My teaching method is inspired by the School of Maestro Livio Di Rosa of the Circolo Scherma Mestre. His method, with its evolutions, developed in the years seventies and eighties, of the last century, and had been handed down by Maestro Di Rosa to Maestro Rocco Lamastra, then from Maestro Lamastra to Maestro Michele Venturini and, finally, from Maestro Venturini to me.
Actually, even though Maestro Di Rosa was originally from Livorno, his method is widely used throughout north-eastern Italy and, in particular, in the Veneto region and in the Venetian province where there are Masters, still in business, that were pupils and/or colleagues of Maestro Di Rosa himself.
To name but a few who have reached high levels in our profession:
(All of the above mentioned are, also, Olympic medalists).
What was Maestro Livio Di Rosa’s fencing based on ?
First of all he was a sharp observer.
The actions he taught his pupils did not come from the treatises and essays on fencing but from his own observations.
If something went well and worked, he taught it.
He taught to be on guard, and even to walk, differently.
The ‘invitation’ had to be with the tip out so as to force the opponent to widen his movement to look for the blade;
the fist was turned with the nails down, as opposed to other Schools that wanted the fist turned upwards. This made it possible to give greater strenght to the action of the thumb and made it easier to change the direction of the blows of the blade of a foil with anatomical grip.
Tip’s right-of-way was set aside : why give away the blade to the opponent ?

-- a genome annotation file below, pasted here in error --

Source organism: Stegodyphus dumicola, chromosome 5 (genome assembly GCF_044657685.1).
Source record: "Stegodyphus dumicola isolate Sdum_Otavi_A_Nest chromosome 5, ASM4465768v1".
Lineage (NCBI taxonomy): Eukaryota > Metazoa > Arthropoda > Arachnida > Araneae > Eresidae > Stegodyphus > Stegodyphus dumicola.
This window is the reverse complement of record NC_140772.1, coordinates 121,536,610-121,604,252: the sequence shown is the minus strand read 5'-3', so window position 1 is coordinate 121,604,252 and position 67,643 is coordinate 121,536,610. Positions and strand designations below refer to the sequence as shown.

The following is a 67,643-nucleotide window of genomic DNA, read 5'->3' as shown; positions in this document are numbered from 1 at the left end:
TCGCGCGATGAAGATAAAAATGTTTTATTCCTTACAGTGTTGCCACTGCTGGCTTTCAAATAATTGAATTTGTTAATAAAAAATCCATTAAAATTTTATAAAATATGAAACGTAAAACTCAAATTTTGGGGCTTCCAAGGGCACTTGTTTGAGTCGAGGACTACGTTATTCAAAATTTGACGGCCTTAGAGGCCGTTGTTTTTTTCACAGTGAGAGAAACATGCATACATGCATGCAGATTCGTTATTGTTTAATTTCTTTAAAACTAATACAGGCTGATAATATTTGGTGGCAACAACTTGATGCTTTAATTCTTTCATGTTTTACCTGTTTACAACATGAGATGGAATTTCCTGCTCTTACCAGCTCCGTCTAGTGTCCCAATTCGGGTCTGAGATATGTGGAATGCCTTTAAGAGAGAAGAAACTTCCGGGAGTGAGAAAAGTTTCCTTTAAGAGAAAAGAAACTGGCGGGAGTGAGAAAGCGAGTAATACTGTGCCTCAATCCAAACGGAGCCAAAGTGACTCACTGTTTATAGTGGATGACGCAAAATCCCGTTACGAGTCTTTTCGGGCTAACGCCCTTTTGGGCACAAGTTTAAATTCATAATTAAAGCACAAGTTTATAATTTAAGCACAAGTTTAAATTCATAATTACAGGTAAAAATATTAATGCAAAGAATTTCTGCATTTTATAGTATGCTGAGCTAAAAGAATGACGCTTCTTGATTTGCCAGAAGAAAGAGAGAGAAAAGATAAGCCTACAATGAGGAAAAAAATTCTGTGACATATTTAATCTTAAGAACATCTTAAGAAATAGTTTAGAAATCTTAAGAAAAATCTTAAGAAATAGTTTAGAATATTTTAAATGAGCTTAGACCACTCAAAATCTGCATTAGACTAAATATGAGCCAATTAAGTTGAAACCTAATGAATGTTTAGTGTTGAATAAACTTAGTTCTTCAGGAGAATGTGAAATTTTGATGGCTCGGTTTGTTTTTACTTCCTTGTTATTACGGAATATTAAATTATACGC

It was the time when the light-machine changed also the way of referee calls.
The angled touches and those on the side, which previously had little or no use, were now in vogue because the device signaled them.
The footwork got faster and the referees began to rely on that to see the start of the attacks.
Regarding the position of the blade one became more free and Maestro Di Rosa taught to widen the feints instead of tightening them : the opponents were forced to follow them, to widen their game, and were no longer able to parry.
He taught walking by first raising the heel, instead of the toe, of the foot positioned in front.
Gone were the days of broad, static guards with the weight shifted back. On the piste foilists fencers began to fly … and exploiting the movement in a different way, like, for example, to attack on the opponent’s advance. Therefore the majority of the touches, and the most beautiful and appreciated ones, were those performed on an attack interrupted due to bad timing, but followed by a good defense and response.
To fence you must be able to provoke and ‘steal’ time, not to suffer it. Whoever knows best how to prepare for this … let’s call it ‘theft” … has a better chance of escaping arrest.
According to Di Rosa, the most important part of his method was the setting. It isn’t easy, however, to do like him : “From day one, children should never be told the things to do. They should not be given the solution to the problem. They have to learn to perceive the situation, to behave accordingly and to verify the accuracy of their behavior”.
Di Rosa supported his pupils in their best attitudes and, by observing them, he continued to learn.
About Fabio Dal Zotto he once said : “he does wonderful things and do you know the funny thing about this ? Nobody taught him to do them, not even me”.
Even if I have not been, directly, one of his students, I can say that much of the fencing I teach comes from Livio Di Rosa and his innovative ideas; I try to carry on that method and those ideas that we could define as “Di Rosa philosofy”.
It is not possible for an athlete to do, equally, what another one does and I always observe children fencing, looking for new inputs and inspiration that will allow us to grow, evolve and build together.